Yeah, that’s really where it started. It was my desire to do something like that as an actress that’s not in line with maybe, you know, what you’re “supposed to do” or what you “should do.” It was really freeing. I always like to do stuff that feels like it’s really healing. If it’s healing me or healing something in me physically, then I feel like it’s going to heal other people, too. There’s real alchemy that seems to be bringing some dark into the light. Most of my films are about alchemy.

How did you stumble onto R.D. Laing and his case study that apparently also inspired Bitch?

There are so many amazing books about him in Scotland. If you go to any Scottish library, it will have books on his work, which is all about listening to the patient and being there with an open mind. His approach is not being cerebral and just listening with your whole being to whatever’s going on with the other person. He was never judgmental of his “mental patients.” I mean, I don’t think he even used those words—ever. He never boxed people into a corner. He never tried to put his ideas on them. He just listened to why they might feel a certain way, and because he listened to them, things got better [for his patients]. So he was very successful in that way, because of his approach. I always felt like he had a lot of answers, in terms of how to deal with people who are going through trauma or something that’s happened to them that’s difficult. Jill reacts to a situation; she’s not the problem. She’s just reacting to what the problem is in her environment and in her relationship, which is that she’s being pushed into a corner and not being given any options.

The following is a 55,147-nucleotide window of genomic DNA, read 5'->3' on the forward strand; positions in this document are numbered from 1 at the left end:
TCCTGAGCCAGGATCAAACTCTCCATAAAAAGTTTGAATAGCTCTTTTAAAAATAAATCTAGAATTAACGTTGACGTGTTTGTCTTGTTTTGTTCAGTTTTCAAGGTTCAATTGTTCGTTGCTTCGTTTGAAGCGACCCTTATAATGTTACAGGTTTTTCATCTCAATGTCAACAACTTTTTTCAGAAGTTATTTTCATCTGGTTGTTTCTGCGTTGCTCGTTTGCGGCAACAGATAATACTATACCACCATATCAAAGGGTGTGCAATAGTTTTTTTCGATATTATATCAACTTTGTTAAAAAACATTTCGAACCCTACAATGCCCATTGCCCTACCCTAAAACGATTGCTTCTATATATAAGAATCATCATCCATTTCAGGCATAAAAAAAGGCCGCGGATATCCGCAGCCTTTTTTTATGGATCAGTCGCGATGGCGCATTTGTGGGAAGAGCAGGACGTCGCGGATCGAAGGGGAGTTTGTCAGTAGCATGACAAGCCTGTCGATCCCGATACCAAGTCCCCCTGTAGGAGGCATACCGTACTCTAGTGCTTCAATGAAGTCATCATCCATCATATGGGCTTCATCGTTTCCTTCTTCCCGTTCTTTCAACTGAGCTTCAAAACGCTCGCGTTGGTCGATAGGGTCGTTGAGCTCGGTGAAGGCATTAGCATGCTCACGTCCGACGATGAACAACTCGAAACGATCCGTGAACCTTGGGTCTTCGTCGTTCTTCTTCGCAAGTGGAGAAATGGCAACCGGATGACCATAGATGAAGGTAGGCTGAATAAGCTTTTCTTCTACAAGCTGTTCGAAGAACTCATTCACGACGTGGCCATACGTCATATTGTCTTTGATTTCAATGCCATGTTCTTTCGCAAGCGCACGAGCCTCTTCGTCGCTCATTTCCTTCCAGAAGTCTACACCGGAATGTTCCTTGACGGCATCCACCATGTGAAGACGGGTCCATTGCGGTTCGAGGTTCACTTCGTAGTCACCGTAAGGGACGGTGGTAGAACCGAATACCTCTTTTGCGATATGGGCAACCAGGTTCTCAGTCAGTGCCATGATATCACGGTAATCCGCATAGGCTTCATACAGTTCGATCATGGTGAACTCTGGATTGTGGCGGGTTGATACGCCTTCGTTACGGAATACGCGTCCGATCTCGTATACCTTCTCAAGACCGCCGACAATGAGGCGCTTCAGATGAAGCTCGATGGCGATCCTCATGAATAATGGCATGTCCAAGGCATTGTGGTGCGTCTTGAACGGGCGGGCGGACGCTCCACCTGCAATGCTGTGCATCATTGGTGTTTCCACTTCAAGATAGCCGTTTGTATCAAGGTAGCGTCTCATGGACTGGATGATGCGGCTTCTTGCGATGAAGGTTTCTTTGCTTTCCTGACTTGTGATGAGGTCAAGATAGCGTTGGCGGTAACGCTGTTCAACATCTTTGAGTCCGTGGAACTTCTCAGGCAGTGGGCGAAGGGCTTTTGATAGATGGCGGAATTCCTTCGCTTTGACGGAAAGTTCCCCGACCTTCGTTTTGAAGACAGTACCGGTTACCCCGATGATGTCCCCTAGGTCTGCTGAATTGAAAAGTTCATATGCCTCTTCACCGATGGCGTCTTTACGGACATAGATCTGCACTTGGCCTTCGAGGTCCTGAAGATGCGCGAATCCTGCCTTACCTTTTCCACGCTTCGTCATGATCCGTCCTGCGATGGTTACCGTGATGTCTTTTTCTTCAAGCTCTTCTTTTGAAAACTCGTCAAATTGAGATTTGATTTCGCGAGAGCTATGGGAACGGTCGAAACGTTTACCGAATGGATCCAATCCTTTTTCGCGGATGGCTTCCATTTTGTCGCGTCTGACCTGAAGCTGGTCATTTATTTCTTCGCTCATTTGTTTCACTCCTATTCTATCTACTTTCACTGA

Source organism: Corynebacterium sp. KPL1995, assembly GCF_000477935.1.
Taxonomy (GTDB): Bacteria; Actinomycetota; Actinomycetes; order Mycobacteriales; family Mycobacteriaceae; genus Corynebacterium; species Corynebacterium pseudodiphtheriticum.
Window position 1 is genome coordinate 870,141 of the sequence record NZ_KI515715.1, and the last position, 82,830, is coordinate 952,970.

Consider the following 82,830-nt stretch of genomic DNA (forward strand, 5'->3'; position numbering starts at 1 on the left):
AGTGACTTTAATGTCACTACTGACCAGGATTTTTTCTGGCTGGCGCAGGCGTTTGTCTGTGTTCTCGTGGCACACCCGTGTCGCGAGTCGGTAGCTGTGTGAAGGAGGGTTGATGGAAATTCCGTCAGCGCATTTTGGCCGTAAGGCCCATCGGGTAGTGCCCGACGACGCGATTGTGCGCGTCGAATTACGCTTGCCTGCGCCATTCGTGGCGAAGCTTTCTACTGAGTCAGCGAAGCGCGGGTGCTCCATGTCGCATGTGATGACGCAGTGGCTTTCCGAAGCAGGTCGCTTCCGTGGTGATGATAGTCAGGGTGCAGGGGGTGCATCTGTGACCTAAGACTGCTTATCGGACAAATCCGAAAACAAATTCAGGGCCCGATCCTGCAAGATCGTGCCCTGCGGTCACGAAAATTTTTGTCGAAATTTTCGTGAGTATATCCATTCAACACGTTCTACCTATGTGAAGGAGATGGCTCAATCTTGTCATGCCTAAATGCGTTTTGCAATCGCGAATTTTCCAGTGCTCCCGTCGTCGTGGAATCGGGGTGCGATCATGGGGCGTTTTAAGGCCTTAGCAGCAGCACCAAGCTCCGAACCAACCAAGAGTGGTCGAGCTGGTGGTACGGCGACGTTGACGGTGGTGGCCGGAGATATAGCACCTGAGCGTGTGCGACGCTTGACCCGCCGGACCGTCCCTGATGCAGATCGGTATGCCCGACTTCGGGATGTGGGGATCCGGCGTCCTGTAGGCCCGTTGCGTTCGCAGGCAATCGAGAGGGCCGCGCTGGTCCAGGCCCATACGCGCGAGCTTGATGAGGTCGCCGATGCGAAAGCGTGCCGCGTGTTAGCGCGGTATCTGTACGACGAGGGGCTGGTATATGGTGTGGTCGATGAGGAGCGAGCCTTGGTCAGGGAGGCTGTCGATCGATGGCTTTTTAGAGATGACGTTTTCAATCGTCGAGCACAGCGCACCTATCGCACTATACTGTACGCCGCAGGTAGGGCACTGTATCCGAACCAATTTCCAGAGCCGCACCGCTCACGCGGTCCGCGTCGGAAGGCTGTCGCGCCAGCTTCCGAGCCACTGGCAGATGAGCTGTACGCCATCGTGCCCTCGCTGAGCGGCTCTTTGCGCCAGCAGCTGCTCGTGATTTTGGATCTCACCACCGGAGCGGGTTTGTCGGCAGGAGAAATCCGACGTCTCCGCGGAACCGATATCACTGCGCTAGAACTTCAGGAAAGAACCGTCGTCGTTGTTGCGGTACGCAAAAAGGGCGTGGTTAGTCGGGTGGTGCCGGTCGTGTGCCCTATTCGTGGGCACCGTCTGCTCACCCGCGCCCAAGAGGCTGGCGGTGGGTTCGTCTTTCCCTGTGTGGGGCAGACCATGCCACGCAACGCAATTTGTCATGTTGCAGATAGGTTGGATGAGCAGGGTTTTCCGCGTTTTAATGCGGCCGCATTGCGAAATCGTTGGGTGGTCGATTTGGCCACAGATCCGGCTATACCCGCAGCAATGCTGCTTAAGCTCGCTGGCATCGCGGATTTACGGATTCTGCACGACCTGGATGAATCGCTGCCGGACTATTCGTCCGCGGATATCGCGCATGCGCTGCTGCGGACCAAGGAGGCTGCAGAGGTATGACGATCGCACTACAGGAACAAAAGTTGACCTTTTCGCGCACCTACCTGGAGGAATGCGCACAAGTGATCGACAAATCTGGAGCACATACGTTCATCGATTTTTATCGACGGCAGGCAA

So Jill’s not crazy, but everybody else around her is?

Yeah, and the world! The outside world is much crazier than anything else, I think. If you don’t have great relationships or a way to be supported, it’s very easy to get lost in these ideas that you’re supposed to have these things—a fancy car, a fancy job, a bunch of followers on Instagram—in order to feel like a worthy person. In reality, it’s better to connect with the people around you and see if there’s a way to heal the world or help the world with what you’re doing in your work.